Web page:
By Keith Idec
NEW YORK – Keith Thurman knows just how close he came Saturday night to having the career he worked his whole life to build come crashing down around him.
The thoughtful Thurman admitted after his majority-decision victory over Josesito Lopez that he was one punishing punch away from getting knocked down during the seventh round or, worse yet, knocked out. A resourceful, tough Thurman withstood Lopez’s onslaught once Lopez drilled him with a straight right hand when there was plenty of time to go in that stunning seventh round.
Thurman noticed referee Steve Willis closely monitoring him while Lopez applied pressure and followed his hurt, retreating opponent around the ring. The WBA “super” world welterweight champion was confident that Willis wouldn’t stop their scheduled 12-round bout because his constant movement made it clear he could continue.
“There was a little bit of nervousness because they’re right,” Thurman said, referring to something Lopez and his trainer, Robert Garcia, discussed moments earlier about Willis’ willingness to stop their fight. “At certain times, you don’t know what a referee is going to do. And I was moving, and I felt like my movement was evidence that I was A-OK, because there was a tremendous amount of movement. And a lot of fighters that are not A-OK are gonna end up sitting on the ropes and are gonna end up taking those punches. And then, in that moment, even if the fighter doesn’t go down, the ref really has to stay in there and think about it, and most likely stop the fight.”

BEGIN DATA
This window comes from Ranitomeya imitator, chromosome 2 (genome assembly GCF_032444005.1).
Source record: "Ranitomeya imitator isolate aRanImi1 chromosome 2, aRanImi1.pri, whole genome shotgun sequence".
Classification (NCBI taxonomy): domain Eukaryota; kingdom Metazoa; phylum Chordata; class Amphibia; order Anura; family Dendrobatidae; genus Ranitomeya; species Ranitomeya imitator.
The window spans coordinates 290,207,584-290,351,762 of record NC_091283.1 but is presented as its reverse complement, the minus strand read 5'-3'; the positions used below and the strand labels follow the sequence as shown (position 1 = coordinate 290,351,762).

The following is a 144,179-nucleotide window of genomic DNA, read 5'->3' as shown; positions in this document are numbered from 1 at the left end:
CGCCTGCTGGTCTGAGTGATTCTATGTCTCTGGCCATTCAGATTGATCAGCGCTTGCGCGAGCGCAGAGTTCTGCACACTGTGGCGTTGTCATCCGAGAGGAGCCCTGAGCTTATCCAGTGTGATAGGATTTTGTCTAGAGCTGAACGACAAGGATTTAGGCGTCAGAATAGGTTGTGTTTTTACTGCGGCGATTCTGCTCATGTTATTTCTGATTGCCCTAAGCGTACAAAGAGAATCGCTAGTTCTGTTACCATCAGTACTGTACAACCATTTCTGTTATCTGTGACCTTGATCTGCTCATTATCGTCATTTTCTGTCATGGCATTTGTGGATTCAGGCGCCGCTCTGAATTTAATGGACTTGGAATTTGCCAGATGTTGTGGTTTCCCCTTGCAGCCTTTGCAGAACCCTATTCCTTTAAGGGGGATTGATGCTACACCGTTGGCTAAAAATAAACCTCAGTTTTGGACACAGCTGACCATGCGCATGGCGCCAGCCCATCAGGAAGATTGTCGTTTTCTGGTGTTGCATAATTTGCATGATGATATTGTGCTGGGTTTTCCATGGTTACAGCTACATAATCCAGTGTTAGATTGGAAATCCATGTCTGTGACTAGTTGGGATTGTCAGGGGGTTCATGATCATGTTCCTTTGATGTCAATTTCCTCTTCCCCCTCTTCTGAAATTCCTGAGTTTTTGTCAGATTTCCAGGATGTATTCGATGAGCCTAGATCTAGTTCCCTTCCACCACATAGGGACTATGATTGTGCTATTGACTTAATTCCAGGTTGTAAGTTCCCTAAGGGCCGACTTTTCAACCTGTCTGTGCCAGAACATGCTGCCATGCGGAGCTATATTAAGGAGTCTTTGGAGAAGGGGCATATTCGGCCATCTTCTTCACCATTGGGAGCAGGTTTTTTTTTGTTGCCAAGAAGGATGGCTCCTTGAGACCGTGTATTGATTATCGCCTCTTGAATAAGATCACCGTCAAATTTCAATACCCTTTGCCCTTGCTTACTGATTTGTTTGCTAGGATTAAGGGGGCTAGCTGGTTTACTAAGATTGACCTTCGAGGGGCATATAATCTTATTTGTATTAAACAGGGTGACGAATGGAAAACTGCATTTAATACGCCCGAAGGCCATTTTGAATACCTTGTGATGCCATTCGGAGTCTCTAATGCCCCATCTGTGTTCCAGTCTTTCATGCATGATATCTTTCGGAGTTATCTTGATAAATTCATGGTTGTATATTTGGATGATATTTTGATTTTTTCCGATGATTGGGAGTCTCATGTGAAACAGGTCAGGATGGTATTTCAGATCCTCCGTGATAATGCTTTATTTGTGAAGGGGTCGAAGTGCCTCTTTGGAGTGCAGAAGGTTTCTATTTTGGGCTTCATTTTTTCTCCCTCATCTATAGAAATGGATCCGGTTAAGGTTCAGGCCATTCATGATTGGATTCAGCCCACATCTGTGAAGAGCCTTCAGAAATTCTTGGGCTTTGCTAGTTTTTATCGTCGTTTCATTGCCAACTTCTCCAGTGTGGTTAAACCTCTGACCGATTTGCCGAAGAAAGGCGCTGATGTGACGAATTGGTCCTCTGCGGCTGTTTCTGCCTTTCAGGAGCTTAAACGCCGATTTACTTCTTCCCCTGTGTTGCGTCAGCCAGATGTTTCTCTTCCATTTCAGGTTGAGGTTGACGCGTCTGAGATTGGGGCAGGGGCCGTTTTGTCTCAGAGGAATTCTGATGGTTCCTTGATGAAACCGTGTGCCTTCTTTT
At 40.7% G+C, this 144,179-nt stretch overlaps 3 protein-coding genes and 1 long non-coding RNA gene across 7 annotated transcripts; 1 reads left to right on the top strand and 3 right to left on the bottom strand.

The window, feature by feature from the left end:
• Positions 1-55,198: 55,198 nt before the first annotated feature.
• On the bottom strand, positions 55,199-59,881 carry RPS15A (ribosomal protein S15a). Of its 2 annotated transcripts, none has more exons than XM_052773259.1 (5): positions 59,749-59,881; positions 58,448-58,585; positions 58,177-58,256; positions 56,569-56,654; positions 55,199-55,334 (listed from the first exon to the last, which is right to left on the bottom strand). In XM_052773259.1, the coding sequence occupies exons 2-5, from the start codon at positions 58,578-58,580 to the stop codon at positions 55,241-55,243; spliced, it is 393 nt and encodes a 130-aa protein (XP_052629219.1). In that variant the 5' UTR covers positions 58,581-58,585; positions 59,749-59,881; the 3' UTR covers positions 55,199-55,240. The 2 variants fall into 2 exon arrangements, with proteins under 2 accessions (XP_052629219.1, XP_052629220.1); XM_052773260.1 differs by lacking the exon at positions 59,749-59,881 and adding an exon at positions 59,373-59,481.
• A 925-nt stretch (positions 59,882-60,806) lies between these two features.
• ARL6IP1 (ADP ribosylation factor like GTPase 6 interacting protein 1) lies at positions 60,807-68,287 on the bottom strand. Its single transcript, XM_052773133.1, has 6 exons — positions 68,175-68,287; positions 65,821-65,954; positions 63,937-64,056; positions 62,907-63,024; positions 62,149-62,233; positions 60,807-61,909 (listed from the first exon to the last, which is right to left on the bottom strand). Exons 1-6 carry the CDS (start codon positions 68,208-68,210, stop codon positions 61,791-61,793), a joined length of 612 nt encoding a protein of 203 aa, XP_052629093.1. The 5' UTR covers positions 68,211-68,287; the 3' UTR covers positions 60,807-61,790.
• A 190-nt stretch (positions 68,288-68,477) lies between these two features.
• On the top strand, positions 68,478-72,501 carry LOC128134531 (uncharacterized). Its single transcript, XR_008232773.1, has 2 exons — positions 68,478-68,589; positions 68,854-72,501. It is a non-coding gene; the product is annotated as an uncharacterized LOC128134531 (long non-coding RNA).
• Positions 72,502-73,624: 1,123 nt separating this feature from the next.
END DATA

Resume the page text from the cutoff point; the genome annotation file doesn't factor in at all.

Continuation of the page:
The 30-year-old Thurman (29-0, 22 KOs, 1 NC) used his minute between the seventh and eighth rounds to get himself together. He started the eighth round strong, boxed well for the remainder of their fight and won on two of the three scorecards (117-109, 115-111, 113-113).
There was a part of Thurman, too, that was worried Willis would step in during that seventh round and stop their bout because he wasn’t throwing enough punches back at Lopez.
“I think, you know, I possibly could’ve moved my hands a little bit more,” Thurman explained, “to show that I was OK, I was still game, I wanted to fight. But like I said, my movement was tremendous in that moment. I constantly was moving around the ring, taking punches. But you have to be a consciously aware fighter to move like that, in that situation. When you’re in a dangerous situation and you start getting hit, and you start getting wobbled, and then you get re-rocked, and then move, and then get re-rocked, it’s very hard to stay consciously aware of your feet and where you wanna go into the ring.
“So, my ring awareness, I think is what allowed the referee to look at me, but say, ‘You know, this guy’s moving. He’s doing his best. He’s taking punches, but he’s really – he is in the fight.’ And obviously, there is a moment when it could’ve been one punch away maybe at least into a knockdown. If it was devastating enough, landed clean enough, it could’ve been a knockout. I tell you guys over and over again, the name ‘One Time’ isn’t something that I can do to them, it’s something that they can do to me.”
Keith Idec is a senior writer/columnist for BoxingScene.com. He can be reached on Twitter @Idecboxing.